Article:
The infrastructure environment

As we intend to reuse this cluster for different applications, it would be highly inefficient to have each application provide its own way of managing certificates. So our first order of business is to install cert-manager in our cluster. We can use the cert-manager jsonnet mixin provided by Grafana, which greatly simplifies things.

Another thing we'll put in the infrastructure environment is the previously mentioned CSI Secret Provider. This is our first contact point with the tanka helm integration so let's take a closer look.

First, we have to download the helm chart. The tk tool contains a handy utility to do this for us:

# initialize a chartfile used for dependency management
tk tool charts init
# add the repo
tk tool charts add-repo azure-secrets-csi
# add the chart
tk tool charts add azure-secrets-csi/csi-secrets-store-provider-azure@1.0.1
# download all charts specified in the chartfile
tk tool charts vendor

Now we can build our reusable library component. By conventions, these go into the lib directory. The configuration is pretty straightforward as the helm chart does not require much configuration:

local tanka = import '';
local helm =;

  csiSecretsStoreProvider: helm.template('aks', '../charts/csi-secrets-store-provider-azure', {
    namespace: 'kube-system',
    includeCrds: true,
    values: {
      'secrets-store-csi-driver': {
        syncSecret: {
          enabled: true,

This can then be referenced by our environment main.jsonnet:

(import 'secrets-store-csi-driver.libsonnet')

And that's it! When executing tk apply environments/infrastructure the helm chart will be rendered, parsed and injected in the correct location.

Configuring GitLab

Now that everything is up in place, we'll need to configure GitLab to work with our stack. Under the confusing name we find the best documentation for configuring the helm chart. Let's go through the things required to get our stack up and running.

The following customizations all take place in the values of the helm chart

Disabling things not needed

In the global section, we need to disable a few things not required as they have been replaced by Azure offerings or shared instances:

  global: {
    ingress: {configureCertmanager: false},
    kas: {enabled: false},
    minio: {enabled: false},

Sadly, the helm chart has a lot of locations where we need to disable things. These are the other parts:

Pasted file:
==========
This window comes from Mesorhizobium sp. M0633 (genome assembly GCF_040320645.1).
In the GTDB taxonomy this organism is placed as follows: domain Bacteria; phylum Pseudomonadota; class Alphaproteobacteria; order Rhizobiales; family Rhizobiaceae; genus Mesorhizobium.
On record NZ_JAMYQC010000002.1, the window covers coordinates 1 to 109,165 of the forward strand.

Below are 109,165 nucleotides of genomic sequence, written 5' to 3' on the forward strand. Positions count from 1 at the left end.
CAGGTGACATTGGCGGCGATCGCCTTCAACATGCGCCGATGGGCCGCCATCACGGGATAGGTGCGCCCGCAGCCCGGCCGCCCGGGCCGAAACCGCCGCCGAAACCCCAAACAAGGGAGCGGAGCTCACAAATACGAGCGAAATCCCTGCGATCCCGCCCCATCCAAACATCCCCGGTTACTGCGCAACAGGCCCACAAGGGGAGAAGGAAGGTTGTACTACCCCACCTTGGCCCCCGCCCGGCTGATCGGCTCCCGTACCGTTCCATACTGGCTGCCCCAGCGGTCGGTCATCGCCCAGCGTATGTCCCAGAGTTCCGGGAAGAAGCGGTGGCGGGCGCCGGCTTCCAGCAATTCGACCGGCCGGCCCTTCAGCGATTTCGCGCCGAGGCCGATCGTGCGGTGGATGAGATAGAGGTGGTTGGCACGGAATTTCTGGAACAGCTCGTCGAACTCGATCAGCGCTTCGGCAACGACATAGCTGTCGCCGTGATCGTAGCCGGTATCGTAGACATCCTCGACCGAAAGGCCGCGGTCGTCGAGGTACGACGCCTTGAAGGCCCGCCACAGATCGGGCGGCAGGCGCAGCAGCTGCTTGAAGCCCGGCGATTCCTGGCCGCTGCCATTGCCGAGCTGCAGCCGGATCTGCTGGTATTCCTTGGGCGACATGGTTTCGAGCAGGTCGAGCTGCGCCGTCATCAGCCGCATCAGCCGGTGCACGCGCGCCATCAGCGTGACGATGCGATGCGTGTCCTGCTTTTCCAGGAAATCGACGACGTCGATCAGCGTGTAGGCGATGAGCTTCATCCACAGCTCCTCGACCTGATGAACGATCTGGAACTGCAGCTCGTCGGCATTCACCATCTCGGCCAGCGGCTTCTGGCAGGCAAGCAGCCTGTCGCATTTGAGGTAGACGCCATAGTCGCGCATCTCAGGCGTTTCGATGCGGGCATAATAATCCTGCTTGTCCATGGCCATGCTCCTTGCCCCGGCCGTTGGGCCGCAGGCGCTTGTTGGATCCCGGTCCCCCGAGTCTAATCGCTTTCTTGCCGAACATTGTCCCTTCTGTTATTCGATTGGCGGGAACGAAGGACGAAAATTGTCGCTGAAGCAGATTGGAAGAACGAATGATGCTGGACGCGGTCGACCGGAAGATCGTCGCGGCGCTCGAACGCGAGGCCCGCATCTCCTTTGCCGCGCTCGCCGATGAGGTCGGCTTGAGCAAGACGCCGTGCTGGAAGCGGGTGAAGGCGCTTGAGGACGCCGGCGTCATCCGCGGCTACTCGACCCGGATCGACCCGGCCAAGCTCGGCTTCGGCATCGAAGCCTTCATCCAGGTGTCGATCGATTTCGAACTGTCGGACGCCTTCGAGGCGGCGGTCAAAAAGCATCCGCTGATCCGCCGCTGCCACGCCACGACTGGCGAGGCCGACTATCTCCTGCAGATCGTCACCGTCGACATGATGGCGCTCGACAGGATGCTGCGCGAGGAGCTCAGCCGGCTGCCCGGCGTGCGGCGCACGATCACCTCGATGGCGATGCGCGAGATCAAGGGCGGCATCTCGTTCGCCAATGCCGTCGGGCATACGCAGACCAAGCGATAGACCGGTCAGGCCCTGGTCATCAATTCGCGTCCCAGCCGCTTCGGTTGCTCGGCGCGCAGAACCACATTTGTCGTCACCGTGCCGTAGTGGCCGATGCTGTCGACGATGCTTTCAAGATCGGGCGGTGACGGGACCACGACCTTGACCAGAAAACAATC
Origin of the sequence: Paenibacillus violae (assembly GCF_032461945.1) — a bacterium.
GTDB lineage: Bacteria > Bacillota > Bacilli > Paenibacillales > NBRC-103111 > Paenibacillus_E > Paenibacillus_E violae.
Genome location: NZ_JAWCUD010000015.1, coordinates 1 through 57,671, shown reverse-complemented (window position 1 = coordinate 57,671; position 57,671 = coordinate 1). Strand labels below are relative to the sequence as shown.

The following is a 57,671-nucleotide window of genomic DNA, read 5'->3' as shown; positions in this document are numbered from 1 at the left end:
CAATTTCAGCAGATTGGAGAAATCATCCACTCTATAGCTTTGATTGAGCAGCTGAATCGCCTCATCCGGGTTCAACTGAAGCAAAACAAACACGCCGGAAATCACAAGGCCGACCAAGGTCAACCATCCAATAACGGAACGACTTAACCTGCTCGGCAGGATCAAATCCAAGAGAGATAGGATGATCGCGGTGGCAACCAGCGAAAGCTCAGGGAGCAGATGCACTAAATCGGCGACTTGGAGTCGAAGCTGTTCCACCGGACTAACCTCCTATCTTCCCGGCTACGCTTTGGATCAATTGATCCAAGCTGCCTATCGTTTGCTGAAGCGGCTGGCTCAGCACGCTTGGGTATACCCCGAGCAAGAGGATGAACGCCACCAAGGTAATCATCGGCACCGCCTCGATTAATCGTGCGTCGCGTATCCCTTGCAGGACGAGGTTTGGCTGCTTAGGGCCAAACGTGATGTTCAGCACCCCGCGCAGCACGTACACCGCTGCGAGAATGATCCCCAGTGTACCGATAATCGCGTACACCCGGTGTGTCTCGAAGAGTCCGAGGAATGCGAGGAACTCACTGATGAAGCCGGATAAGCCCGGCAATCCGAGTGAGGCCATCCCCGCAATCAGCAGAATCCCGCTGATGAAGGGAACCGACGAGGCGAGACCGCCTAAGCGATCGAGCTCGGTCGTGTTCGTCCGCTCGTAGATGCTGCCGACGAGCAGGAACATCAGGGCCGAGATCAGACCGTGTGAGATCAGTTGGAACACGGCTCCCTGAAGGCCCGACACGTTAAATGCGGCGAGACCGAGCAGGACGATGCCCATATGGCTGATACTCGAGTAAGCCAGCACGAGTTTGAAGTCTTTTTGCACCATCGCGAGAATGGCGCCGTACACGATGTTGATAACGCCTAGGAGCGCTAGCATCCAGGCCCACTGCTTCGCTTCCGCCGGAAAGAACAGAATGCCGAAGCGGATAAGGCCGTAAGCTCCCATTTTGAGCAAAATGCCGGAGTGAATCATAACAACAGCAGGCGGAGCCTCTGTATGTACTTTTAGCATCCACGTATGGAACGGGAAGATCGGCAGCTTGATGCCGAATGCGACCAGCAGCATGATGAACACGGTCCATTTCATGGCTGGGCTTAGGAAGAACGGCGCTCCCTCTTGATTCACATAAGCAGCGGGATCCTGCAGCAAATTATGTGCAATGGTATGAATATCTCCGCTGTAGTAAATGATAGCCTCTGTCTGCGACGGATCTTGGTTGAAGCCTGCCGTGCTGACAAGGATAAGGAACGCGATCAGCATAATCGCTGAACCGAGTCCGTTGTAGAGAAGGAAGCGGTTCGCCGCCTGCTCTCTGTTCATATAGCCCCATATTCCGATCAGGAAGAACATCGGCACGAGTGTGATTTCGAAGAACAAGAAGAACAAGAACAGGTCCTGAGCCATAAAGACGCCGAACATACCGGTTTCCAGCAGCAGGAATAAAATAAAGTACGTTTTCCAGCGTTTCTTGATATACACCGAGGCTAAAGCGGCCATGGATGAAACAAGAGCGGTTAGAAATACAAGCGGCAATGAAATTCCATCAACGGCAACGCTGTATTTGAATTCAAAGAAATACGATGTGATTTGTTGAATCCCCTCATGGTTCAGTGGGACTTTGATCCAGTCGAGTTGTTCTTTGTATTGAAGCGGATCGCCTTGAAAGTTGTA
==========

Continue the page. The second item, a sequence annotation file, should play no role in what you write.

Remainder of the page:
certmanager: {install: false},
  'gitlab-runner': {install: false},
  postgresql: {install: false},
  registry: {enabled: false},

Depending on your needs, you might want to keep some of these components enabled.

Connecting to Azure services

As outlined at the top, we want to use managed services where possible. The connection to Azure blob storage is established like this:

  global: {
    appConfig: {
      object_store: {
        enabled: true,
        connection: {
          secret: $.secretName,
          key: 'objectstore-connection',
      lfs: {
        enabled: true,
        proxy_download: false,
        bucket: 'lfs',
      artifacts: {
        proxy_download: false,
        bucket: 'artifacts',
      uploads: {
        proxy_download: false,
        bucket: 'uploads',
      packages: {
        proxy_download: false,
        bucket: 'packages',
      externalDiffs: {
        proxy_download: true,
        bucket: 'external-diffs',
      terraformState: {
        bucket: 'terraform-state',
      ciSecureFiles: {
        enabled: false,
      dependencyProxy: {
        enabled: false,
        bucket: 'dependency-proxy',

For this to work, a secret containing the connection string must exist. In our case, this secret is provisioned by the CSI Secret Store Provider. Configuring this in detail is out of the scope of this article but might be the topic of a future post so stay tuned.

The connection string has the following format:

provider: AzureRM
azure_storage_account_name: <storageaccountname>
azure_storage_access_key: <access key>

PostgreSQL is set up in a similar manner:

  psql: {
    host: $._config.gitlab.dbHost,
    password: {
      secret: $._config.gitlab.secretName,
      key: 'database-password',
    username: $._config.gitlab.dbUser,
    database: $._config.gitlab.dbName,

After applying this configuration, we were greeted with a fresh GitLab instance!

Moving data

Now that GitLab is set up, we need to get the date there somehow. The way to go here is to follow the official migration guide.

Since importing large GitLab instances can take quite some time, we have to adapt the import process a bit. The documentation instructs us to run kubectl exec <Toolbox pod name> -it -- backup-utility --restore -t <timestamp>_<version> but if the import takes longer than the configured Kubernetes API timeout (default 10 minutes), you'd have to manually interact with the session every few minutes. Having the process run detached from the connection would be okay, but unfortunately, the last steps of the import ask for interactive confirmation. We also want to track the progress somehow so having a persistent session available would be of great use. To accomplish this, we can either use a custom toolbox image (the clean way) or run the toolbox as root and install tmux/screen in the running container (the easy way).